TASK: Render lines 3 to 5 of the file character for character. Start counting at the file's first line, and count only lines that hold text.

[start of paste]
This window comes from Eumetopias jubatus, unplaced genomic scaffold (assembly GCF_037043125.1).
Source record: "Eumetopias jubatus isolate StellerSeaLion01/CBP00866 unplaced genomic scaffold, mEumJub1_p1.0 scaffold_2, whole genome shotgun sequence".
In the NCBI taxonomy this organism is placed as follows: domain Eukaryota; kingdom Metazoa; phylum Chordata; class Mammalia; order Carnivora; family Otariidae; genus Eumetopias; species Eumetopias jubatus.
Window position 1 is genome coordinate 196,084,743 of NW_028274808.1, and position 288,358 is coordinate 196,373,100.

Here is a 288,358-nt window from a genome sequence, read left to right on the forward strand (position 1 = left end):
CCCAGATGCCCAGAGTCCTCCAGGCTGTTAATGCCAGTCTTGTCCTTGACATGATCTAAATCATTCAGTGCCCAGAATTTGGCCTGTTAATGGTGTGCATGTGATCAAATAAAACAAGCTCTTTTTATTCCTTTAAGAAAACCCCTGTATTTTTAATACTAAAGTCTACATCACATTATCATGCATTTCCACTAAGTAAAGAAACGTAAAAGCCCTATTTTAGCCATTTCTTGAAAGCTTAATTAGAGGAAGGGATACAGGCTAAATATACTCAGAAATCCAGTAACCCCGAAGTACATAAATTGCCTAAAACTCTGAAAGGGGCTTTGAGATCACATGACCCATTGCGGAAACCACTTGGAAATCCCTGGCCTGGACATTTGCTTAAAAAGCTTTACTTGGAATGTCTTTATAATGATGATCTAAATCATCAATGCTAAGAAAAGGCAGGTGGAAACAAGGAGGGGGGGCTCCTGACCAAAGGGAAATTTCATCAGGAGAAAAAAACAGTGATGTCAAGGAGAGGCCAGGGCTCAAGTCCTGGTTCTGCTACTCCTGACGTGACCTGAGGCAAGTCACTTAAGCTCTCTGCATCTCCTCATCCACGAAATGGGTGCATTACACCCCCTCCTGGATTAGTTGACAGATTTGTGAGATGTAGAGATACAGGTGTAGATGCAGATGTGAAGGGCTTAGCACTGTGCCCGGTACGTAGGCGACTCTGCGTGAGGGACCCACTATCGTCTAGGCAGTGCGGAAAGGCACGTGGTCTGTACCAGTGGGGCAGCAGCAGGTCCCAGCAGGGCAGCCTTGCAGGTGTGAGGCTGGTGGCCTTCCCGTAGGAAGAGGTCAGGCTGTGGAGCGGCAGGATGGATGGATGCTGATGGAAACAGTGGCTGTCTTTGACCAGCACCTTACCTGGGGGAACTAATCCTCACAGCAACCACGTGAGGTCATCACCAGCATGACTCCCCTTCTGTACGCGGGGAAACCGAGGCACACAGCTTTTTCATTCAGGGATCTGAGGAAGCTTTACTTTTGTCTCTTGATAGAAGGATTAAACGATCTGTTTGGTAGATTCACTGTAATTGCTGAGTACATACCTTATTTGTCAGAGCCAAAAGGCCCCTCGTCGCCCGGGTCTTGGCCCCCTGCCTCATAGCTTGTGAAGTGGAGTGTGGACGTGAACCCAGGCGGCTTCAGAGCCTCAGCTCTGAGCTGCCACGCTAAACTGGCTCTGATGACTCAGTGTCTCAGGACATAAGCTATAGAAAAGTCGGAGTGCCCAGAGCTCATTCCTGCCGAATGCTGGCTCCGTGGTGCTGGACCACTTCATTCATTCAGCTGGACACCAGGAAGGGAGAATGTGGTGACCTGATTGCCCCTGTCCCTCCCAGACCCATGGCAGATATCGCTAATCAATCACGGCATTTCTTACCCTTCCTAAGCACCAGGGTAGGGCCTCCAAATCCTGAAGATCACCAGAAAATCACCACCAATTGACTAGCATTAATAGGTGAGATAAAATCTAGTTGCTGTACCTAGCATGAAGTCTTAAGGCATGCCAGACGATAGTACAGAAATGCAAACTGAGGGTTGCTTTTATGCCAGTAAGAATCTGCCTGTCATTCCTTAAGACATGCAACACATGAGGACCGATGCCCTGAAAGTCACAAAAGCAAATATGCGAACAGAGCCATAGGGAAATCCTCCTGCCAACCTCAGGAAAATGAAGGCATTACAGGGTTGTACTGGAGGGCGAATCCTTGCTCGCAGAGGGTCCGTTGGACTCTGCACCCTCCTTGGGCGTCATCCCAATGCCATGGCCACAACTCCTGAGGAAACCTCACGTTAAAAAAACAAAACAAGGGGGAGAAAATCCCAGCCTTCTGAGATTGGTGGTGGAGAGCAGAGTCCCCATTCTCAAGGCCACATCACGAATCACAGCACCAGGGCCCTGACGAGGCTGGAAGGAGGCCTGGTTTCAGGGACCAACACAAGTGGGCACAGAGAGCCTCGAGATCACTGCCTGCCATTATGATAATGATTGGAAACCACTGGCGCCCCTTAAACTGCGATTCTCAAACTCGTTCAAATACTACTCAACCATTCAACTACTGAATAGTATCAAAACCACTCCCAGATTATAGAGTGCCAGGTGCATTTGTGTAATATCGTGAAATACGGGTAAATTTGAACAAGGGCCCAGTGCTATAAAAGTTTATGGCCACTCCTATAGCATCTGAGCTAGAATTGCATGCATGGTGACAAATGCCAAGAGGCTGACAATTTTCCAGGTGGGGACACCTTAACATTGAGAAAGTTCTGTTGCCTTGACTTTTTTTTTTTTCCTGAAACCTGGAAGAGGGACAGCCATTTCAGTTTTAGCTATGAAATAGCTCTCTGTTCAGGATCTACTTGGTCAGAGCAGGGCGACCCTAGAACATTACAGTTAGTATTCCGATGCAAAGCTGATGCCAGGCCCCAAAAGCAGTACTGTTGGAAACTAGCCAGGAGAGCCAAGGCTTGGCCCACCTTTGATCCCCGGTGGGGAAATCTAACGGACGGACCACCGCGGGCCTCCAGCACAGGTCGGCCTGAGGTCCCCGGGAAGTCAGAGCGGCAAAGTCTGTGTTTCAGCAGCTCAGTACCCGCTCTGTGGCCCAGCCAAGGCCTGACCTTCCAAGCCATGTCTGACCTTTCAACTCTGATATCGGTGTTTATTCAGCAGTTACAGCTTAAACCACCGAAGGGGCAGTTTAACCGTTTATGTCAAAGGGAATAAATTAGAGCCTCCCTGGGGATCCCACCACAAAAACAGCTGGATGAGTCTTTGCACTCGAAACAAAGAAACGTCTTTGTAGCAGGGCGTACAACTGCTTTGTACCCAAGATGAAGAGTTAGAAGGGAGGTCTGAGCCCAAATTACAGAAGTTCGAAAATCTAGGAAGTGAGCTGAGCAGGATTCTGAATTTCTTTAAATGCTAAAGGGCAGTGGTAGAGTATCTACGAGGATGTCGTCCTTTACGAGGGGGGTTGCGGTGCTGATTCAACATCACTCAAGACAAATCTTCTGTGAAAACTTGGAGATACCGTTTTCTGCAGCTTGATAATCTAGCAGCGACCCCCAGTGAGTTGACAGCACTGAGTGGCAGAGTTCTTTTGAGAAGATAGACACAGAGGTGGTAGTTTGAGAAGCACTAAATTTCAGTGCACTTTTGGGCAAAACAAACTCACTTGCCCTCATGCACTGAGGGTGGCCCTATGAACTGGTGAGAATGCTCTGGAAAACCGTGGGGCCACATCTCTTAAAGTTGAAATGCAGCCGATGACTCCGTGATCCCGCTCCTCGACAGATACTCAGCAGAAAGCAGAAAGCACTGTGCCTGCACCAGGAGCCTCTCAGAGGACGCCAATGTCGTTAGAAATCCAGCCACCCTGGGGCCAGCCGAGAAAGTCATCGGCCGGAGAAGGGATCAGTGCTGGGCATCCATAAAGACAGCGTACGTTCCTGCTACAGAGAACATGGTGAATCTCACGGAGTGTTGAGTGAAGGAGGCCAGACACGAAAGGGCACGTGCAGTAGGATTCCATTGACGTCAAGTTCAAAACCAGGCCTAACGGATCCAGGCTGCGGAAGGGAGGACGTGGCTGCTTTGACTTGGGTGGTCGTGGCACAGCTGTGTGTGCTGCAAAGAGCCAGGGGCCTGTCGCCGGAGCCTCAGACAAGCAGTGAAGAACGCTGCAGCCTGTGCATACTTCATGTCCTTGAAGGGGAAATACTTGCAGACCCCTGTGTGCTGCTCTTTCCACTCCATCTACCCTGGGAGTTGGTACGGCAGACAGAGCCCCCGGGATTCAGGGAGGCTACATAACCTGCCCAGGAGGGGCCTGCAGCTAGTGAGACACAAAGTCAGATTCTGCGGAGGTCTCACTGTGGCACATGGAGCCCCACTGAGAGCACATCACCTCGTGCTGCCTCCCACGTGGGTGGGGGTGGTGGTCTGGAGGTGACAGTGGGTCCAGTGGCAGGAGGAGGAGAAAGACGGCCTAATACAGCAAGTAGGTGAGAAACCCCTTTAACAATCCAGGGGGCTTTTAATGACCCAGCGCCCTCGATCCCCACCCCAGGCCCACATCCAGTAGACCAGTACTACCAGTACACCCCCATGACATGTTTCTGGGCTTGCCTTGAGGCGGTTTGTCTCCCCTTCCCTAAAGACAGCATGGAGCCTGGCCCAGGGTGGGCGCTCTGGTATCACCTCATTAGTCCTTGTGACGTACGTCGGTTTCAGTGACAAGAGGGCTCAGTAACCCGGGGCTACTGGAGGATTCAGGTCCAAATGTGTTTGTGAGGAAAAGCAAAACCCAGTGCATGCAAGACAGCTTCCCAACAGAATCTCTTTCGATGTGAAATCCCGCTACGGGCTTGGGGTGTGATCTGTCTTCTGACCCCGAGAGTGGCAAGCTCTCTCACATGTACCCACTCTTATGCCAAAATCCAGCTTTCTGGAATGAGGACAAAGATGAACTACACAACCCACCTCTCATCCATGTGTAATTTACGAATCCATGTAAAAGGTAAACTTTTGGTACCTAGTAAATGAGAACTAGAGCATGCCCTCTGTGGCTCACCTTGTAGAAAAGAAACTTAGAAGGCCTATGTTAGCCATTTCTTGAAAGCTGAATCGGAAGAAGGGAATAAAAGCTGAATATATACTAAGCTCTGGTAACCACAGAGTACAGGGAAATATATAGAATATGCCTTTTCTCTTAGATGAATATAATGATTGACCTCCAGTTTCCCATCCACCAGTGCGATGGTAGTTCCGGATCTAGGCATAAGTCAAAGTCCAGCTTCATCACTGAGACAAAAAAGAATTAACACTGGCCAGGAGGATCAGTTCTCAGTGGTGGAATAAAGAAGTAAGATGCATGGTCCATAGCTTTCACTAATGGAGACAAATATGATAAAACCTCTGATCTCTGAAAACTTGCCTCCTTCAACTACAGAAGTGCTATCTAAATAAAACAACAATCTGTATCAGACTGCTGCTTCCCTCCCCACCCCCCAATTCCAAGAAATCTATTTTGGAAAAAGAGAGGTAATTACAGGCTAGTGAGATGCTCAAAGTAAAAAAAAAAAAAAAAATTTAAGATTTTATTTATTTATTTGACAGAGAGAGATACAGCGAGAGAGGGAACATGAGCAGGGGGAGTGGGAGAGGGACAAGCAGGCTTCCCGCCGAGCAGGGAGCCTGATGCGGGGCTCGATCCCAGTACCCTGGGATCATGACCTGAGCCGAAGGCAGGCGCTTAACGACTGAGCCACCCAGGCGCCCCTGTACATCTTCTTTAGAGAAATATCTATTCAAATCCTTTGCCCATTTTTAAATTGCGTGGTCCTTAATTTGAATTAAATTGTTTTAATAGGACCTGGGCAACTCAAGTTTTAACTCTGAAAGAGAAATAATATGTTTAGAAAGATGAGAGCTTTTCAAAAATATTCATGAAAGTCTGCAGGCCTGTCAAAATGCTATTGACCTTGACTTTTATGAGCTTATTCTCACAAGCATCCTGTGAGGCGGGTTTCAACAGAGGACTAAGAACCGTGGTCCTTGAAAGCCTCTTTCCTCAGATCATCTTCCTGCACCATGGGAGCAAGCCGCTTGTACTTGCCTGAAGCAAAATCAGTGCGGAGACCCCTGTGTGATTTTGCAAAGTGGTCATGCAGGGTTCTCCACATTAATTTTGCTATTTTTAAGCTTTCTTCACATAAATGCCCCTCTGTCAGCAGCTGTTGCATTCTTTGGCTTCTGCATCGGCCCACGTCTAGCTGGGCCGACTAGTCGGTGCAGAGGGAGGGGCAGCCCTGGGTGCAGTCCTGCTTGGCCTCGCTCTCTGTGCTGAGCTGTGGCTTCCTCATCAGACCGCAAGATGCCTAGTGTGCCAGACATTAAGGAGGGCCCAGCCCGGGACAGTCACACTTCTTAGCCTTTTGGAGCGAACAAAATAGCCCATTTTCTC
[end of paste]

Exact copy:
In the NCBI taxonomy this organism is placed as follows: domain Eukaryota; kingdom Metazoa; phylum Chordata; class Mammalia; order Carnivora; family Otariidae; genus Eumetopias; species Eumetopias jubatus.
Window position 1 is genome coordinate 196,084,743 of NW_028274808.1, and position 288,358 is coordinate 196,373,100.

Here is a 288,358-nt window from a genome sequence, read left to right on the forward strand (position 1 = left end):